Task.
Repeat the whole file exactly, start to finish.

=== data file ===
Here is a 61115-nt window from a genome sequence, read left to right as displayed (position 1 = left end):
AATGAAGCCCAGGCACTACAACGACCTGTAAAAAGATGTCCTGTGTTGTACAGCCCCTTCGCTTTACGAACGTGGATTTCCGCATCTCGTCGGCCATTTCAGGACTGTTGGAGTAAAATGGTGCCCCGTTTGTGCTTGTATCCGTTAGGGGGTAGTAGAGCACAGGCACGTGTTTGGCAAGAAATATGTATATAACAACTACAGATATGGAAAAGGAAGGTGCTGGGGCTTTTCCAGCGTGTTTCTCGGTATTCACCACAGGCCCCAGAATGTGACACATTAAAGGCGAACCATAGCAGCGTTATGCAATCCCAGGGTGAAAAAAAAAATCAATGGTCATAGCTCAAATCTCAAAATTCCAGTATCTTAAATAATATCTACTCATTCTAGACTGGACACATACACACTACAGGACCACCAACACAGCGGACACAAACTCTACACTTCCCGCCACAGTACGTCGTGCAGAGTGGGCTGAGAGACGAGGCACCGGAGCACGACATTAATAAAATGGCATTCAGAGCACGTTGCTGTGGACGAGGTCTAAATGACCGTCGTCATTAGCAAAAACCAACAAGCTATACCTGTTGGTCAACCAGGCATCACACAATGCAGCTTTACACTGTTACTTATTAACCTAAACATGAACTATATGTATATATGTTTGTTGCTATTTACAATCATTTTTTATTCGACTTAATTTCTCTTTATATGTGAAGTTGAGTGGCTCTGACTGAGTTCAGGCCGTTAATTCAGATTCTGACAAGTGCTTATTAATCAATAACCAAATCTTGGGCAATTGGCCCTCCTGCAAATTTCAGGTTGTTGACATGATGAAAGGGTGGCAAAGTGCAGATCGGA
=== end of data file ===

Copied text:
Here is a 61115-nt window from a genome sequence, read left to right as displayed (position 1 = left end):
AATGAAGCCCAGGCACTACAACGACCTGTAAAAAGATGTCCTGTGTTGTACAGCCCCTTCGCTTTACGAACGTGGATTTCCGCATCTCGTCGGCCATTTCAGGACTGTTGGAGTAAAATGGTGCCCCGTTTGTGCTTGTATCCGTTAGGGGGTAGTAGAGCACAGGCACGTGTTTGGCAAGAAATATGTATATAACAACTACAGATATGGAAAAGGAAGGTGCTGGGGCTTTTCCAGCGTGTTTCTCGGTATTCACCACAGGCCCCAGAATGTGACACATTAAAGGCGAACCATAGCAGCGTTATGCAATCCCAGGGTGAAAAAAAAAATCAATGGTCATAGCTCAAATCTCAAAATTCCAGTATCTTAAATAATATCTACTCATTCTAGACTGGACACATACACACTACAGGACCACCAACACAGCGGACACAAACTCTACACTTCCCGCCACAGTACGTCGTGCAGAGTGGGCTGAGAGACGAGGCACCGGAGCACGACATTAATAAAATGGCATTCAGAGCACGTTGCTGTGGACGAGGTCTAAATGACCGTCGTCATTAGCAAAAACCAACAAGCTATACCTGTTGGTCAACCAGGCATCACACAATGCAGCTTTACACTGTTACTTATTAACCTAAACATGAACTATATGTATATATGTTTGTTGCTATTTACAATCATTTTTTATTCGACTTAATTTCTCTTTATATGTGAAGTTGAGTGGCTCTGACTGAGTTCAGGCCGTTAATTCAGATTCTGACAAGTGCTTATTAATCAATAACCAAATCTTGGGCAATTGGCCCTCCTGCAAATTTCAGGTTGTTGACATGATGAAAGGGTGGCAAAGTGCAGATCGGA